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William GrimesIn her thoroughly engrossing London 1945, Maureen Waller describes a city on its last legs, hanging on desperately in the waning months of the war and looking forward, with a forlorn sort of hope, to a newer, better peacetime Britain.
Mingling statistical data with eyewitness accounts, she builds up a detailed picture of daily life in London that moves easily from the horrific (mangled flesh hanging from trees) to the mundane (the annoyance of having to wear short socks). Food, fashion and bombs all get equal treatment, for the very good reason that Londoners spent at least as much time worrying about how to get a lamb chop as they did about dodging the next rocket.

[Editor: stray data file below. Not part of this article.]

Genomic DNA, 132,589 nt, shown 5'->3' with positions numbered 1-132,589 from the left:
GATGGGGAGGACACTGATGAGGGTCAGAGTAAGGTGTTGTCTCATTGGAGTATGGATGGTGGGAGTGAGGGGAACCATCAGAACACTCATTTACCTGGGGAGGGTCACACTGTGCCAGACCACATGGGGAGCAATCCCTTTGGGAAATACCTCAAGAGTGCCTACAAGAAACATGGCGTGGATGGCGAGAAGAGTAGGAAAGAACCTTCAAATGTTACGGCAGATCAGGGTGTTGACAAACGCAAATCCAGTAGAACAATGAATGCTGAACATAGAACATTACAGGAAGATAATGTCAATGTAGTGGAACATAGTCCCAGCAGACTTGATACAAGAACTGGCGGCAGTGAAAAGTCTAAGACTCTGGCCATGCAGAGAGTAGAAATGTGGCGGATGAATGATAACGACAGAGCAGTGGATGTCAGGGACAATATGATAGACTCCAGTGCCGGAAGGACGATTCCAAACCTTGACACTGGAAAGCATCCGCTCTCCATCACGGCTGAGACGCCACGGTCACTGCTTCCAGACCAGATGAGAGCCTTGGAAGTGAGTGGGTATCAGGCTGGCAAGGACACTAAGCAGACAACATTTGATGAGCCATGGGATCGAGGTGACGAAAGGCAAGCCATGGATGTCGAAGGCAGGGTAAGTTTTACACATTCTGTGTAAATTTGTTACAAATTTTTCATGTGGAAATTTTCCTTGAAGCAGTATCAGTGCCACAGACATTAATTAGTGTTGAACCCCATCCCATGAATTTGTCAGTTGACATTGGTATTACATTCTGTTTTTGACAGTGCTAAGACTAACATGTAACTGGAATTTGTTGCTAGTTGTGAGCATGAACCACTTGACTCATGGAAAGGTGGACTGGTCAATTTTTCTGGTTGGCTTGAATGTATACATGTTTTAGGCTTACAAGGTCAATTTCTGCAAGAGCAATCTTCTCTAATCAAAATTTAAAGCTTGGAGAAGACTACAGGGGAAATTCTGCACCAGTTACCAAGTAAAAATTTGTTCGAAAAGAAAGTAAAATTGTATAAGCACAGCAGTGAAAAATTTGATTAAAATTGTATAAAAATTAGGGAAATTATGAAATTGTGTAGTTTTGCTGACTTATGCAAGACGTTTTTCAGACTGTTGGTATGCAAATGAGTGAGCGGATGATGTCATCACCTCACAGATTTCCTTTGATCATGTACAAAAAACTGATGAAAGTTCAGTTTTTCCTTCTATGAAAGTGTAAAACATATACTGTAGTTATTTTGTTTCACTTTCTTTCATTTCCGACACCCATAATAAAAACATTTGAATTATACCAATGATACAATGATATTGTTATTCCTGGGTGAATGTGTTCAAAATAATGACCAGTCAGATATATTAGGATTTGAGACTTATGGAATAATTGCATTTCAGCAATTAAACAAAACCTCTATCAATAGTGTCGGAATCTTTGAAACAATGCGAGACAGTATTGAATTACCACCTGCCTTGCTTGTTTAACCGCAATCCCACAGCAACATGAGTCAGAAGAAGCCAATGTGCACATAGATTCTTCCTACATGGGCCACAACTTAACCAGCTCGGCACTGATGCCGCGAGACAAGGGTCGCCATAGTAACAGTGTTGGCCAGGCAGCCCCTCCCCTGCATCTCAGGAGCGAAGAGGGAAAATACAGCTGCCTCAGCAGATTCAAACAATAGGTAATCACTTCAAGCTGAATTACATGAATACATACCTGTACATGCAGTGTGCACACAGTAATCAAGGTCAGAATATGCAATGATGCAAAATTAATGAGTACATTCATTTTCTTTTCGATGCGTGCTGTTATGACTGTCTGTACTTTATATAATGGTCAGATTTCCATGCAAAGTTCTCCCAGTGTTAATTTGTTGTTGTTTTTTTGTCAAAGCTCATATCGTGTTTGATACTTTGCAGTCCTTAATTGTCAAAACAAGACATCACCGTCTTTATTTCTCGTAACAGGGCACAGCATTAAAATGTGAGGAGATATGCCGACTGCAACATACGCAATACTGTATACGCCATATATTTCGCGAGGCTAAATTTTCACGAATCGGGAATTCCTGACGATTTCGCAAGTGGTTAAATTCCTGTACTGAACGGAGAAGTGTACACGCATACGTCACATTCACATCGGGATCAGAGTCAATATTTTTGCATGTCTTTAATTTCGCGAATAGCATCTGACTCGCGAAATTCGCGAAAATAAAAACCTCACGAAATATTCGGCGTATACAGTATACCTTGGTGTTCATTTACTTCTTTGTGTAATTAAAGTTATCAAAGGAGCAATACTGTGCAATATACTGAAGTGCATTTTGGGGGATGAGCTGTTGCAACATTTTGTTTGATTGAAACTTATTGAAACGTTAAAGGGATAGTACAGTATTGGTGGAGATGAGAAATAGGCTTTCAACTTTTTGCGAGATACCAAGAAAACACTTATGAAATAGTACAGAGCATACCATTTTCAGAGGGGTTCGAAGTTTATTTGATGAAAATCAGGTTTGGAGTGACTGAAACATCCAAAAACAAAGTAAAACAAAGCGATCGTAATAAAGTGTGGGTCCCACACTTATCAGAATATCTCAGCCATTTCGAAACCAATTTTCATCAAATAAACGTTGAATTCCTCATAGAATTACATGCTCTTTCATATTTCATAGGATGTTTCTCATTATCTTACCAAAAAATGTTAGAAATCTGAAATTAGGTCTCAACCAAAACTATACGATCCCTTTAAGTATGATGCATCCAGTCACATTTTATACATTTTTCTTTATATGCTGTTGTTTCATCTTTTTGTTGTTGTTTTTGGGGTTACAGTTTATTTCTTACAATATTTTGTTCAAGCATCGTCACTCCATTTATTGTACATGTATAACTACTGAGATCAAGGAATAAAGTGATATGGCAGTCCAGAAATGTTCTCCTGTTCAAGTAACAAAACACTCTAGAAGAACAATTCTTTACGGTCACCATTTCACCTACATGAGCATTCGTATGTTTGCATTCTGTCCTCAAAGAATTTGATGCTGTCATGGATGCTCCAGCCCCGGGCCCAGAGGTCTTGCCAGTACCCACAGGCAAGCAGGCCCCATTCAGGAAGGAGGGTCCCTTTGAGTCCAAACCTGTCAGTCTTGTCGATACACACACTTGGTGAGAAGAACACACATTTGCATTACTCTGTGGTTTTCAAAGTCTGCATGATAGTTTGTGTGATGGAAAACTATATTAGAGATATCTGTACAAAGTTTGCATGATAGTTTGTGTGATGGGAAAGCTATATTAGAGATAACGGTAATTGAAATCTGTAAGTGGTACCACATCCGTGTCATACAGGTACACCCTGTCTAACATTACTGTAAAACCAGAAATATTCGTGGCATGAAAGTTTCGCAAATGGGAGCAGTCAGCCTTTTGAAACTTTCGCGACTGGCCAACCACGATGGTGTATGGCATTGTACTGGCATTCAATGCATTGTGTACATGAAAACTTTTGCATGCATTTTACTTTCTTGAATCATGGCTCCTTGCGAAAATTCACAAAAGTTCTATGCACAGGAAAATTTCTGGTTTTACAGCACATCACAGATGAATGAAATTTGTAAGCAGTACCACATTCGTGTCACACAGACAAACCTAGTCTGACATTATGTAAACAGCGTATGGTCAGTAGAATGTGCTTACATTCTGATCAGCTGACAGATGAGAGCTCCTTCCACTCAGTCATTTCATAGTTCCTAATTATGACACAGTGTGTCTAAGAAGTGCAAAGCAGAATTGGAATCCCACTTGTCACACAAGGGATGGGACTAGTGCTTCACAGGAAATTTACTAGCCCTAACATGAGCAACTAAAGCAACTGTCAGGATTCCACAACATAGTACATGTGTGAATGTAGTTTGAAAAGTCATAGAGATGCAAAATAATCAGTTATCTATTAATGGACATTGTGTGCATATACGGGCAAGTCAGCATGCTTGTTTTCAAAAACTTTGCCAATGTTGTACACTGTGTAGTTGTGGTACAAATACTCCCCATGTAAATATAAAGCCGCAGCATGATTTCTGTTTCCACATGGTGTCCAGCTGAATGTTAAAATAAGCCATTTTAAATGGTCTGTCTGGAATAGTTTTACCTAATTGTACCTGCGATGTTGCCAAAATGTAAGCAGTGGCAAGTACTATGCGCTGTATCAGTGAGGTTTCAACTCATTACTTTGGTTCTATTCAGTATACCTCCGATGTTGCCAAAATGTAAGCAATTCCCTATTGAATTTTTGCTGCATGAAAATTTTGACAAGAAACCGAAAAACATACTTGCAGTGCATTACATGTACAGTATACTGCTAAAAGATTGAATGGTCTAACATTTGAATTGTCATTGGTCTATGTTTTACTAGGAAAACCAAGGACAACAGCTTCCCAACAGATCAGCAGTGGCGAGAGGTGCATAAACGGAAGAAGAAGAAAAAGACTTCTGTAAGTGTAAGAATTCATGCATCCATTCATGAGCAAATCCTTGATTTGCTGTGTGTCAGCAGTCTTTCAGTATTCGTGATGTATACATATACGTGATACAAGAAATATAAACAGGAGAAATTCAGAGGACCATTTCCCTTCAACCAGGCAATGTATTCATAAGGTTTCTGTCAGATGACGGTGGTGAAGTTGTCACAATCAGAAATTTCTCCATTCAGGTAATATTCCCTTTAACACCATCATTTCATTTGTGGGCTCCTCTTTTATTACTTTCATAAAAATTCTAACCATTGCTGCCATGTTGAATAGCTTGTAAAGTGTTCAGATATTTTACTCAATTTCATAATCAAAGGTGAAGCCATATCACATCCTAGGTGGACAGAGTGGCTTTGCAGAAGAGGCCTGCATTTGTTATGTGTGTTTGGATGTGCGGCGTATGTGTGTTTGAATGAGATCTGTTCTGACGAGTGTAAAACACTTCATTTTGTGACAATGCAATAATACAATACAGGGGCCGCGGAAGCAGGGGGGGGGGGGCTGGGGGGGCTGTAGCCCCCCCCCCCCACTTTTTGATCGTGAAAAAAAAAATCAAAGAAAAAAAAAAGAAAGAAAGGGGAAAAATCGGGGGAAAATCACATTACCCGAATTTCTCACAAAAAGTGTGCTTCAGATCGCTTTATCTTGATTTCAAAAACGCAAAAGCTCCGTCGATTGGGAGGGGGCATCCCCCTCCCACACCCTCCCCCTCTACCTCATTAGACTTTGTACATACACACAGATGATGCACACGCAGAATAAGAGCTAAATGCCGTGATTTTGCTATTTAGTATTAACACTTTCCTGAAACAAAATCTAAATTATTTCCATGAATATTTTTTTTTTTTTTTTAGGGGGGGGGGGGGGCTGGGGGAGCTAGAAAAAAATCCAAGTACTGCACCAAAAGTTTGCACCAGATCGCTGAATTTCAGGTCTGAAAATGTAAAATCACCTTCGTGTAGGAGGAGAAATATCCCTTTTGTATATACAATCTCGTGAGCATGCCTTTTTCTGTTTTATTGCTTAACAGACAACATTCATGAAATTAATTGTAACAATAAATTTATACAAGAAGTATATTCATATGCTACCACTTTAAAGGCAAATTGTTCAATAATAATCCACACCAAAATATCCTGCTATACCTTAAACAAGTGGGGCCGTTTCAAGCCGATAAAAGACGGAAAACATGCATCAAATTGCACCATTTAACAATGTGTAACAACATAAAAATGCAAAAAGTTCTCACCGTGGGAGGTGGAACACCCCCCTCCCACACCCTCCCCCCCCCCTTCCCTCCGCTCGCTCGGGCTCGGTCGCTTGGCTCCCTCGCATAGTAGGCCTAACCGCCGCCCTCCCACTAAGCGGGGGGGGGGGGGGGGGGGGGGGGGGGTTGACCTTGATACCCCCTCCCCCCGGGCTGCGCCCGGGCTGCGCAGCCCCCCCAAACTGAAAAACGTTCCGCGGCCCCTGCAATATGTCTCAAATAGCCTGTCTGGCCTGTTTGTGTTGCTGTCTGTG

— The New York Times